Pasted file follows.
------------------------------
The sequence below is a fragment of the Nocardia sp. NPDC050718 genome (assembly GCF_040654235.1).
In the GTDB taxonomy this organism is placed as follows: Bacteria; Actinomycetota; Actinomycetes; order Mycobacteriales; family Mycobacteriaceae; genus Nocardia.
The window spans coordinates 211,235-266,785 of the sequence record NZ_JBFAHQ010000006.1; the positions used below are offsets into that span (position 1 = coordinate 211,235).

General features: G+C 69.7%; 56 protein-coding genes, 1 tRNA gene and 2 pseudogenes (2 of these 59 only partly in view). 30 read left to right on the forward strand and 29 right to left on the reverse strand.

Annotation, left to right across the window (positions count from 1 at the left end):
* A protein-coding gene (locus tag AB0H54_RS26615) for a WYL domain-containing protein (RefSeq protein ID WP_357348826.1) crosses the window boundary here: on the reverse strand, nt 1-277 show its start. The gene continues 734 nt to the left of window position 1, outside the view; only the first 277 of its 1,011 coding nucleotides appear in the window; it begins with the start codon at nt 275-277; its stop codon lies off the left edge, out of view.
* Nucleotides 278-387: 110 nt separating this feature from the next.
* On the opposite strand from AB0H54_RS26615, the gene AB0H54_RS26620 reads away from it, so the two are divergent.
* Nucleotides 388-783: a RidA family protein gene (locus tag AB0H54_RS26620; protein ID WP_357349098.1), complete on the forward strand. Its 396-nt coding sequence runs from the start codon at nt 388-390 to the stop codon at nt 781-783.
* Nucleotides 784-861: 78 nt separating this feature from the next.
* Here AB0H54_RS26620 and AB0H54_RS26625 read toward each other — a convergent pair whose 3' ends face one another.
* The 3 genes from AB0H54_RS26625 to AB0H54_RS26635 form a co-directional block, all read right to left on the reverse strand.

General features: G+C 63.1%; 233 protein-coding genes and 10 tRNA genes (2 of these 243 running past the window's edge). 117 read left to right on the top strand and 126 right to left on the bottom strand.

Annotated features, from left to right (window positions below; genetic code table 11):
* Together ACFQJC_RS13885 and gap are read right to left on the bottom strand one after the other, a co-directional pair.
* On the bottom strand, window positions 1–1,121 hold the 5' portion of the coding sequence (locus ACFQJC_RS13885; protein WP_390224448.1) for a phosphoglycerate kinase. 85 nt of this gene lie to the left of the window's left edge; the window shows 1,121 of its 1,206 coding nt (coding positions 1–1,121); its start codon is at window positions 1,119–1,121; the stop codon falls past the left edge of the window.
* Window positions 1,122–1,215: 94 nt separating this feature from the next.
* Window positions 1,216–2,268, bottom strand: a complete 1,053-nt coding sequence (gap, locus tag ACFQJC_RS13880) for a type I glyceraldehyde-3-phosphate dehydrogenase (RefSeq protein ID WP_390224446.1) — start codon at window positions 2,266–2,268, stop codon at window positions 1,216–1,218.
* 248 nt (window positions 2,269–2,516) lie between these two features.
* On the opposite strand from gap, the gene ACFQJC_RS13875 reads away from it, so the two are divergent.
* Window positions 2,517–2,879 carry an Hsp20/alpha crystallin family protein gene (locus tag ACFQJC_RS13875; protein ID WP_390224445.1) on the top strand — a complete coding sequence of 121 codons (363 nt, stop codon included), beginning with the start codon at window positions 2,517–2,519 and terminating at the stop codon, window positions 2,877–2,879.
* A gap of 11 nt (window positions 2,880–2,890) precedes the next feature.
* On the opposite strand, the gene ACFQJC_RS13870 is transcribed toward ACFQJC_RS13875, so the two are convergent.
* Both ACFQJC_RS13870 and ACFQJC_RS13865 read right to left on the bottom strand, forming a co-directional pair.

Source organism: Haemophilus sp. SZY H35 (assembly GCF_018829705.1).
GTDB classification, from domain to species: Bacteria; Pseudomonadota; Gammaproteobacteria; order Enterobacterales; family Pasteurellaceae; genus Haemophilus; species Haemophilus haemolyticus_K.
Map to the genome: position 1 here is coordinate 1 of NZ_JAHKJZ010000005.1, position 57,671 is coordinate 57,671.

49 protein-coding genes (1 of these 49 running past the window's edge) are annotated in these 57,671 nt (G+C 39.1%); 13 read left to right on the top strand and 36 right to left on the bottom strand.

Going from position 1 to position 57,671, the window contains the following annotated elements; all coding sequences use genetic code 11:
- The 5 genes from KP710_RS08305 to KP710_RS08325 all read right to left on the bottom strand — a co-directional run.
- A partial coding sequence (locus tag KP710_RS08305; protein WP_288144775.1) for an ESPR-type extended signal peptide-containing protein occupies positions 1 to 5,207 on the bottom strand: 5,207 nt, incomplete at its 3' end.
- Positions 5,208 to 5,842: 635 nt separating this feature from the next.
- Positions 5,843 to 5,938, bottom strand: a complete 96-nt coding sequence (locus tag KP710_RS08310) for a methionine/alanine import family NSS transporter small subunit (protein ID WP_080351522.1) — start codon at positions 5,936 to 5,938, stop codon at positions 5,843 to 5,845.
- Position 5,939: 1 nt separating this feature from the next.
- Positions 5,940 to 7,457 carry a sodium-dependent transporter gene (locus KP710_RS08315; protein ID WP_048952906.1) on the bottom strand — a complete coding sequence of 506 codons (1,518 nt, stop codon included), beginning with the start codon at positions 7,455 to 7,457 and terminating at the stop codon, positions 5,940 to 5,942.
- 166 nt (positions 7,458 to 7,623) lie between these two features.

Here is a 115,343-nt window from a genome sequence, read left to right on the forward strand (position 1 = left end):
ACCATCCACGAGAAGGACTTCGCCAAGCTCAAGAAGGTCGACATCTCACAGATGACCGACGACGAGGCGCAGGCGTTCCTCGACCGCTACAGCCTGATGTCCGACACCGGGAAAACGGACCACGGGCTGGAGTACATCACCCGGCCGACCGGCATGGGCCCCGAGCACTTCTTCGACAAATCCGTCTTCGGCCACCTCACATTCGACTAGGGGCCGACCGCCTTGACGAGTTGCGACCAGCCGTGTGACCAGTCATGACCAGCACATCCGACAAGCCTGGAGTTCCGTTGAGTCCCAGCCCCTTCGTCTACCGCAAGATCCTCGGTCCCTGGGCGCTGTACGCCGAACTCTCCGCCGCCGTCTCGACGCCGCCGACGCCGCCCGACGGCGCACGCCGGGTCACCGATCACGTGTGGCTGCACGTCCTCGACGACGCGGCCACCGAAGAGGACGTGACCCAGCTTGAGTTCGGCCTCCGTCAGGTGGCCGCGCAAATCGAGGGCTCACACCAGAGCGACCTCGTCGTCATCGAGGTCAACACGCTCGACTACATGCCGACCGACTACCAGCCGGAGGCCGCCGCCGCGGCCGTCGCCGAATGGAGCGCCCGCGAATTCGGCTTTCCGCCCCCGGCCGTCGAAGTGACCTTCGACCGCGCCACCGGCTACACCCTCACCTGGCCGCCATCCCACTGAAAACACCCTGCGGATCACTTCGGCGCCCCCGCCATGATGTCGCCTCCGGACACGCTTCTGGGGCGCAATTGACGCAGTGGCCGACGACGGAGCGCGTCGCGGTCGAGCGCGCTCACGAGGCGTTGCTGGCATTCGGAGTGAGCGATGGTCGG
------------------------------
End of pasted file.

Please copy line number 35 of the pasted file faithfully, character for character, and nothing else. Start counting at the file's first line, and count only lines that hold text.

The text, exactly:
- Positions 5,940 to 7,457 carry a sodium-dependent transporter gene (locus KP710_RS08315; protein ID WP_048952906.1) on the bottom strand — a complete coding sequence of 506 codons (1,518 nt, stop codon included), beginning with the start codon at positions 7,455 to 7,457 and terminating at the stop codon, positions 5,940 to 5,942.